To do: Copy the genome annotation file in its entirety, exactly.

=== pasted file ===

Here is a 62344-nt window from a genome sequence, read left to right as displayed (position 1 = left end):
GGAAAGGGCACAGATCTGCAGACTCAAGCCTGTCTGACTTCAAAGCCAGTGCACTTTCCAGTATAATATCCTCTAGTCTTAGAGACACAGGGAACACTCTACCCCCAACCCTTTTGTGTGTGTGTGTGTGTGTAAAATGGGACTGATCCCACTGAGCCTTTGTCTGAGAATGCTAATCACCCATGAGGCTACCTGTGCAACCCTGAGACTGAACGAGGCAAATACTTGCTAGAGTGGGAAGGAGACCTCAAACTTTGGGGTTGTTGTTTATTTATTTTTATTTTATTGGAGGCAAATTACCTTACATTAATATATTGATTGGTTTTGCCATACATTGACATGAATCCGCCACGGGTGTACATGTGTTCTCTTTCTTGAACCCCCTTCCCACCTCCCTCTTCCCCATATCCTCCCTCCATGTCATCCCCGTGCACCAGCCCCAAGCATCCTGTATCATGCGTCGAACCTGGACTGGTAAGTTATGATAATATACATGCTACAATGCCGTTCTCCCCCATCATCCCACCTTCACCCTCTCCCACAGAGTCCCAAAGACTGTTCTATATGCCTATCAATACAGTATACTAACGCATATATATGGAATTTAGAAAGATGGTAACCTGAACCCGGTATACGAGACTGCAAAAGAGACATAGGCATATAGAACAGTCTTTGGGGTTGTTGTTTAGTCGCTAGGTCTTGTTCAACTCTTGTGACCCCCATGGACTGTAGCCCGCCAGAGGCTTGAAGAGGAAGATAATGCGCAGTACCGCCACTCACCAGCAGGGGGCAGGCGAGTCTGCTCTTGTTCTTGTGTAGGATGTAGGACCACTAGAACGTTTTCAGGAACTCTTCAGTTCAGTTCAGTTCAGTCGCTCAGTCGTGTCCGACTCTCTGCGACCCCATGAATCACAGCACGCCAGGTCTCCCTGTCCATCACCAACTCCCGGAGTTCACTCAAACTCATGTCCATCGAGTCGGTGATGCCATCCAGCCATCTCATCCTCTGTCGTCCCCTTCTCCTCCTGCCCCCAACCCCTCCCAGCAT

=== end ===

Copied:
Here is a 62344-nt window from a genome sequence, read left to right as displayed (position 1 = left end):
GGAAAGGGCACAGATCTGCAGACTCAAGCCTGTCTGACTTCAAAGCCAGTGCACTTTCCAGTATAATATCCTCTAGTCTTAGAGACACAGGGAACACTCTACCCCCAACCCTTTTGTGTGTGTGTGTGTGTGTAAAATGGGACTGATCCCACTGAGCCTTTGTCTGAGAATGCTAATCACCCATGAGGCTACCTGTGCAACCCTGAGACTGAACGAGGCAAATACTTGCTAGAGTGGGAAGGAGACCTCAAACTTTGGGGTTGTTGTTTATTTATTTTTATTTTATTGGAGGCAAATTACCTTACATTAATATATTGATTGGTTTTGCCATACATTGACATGAATCCGCCACGGGTGTACATGTGTTCTCTTTCTTGAACCCCCTTCCCACCTCCCTCTTCCCCATATCCTCCCTCCATGTCATCCCCGTGCACCAGCCCCAAGCATCCTGTATCATGCGTCGAACCTGGACTGGTAAGTTATGATAATATACATGCTACAATGCCGTTCTCCCCCATCATCCCACCTTCACCCTCTCCCACAGAGTCCCAAAGACTGTTCTATATGCCTATCAATACAGTATACTAACGCATATATATGGAATTTAGAAAGATGGTAACCTGAACCCGGTATACGAGACTGCAAAAGAGACATAGGCATATAGAACAGTCTTTGGGGTTGTTGTTTAGTCGCTAGGTCTTGTTCAACTCTTGTGACCCCCATGGACTGTAGCCCGCCAGAGGCTTGAAGAGGAAGATAATGCGCAGTACCGCCACTCACCAGCAGGGGGCAGGCGAGTCTGCTCTTGTTCTTGTGTAGGATGTAGGACCACTAGAACGTTTTCAGGAACTCTTCAGTTCAGTTCAGTTCAGTCGCTCAGTCGTGTCCGACTCTCTGCGACCCCATGAATCACAGCACGCCAGGTCTCCCTGTCCATCACCAACTCCCGGAGTTCACTCAAACTCATGTCCATCGAGTCGGTGATGCCATCCAGCCATCTCATCCTCTGTCGTCCCCTTCTCCTCCTGCCCCCAACCCCTCCCAGCAT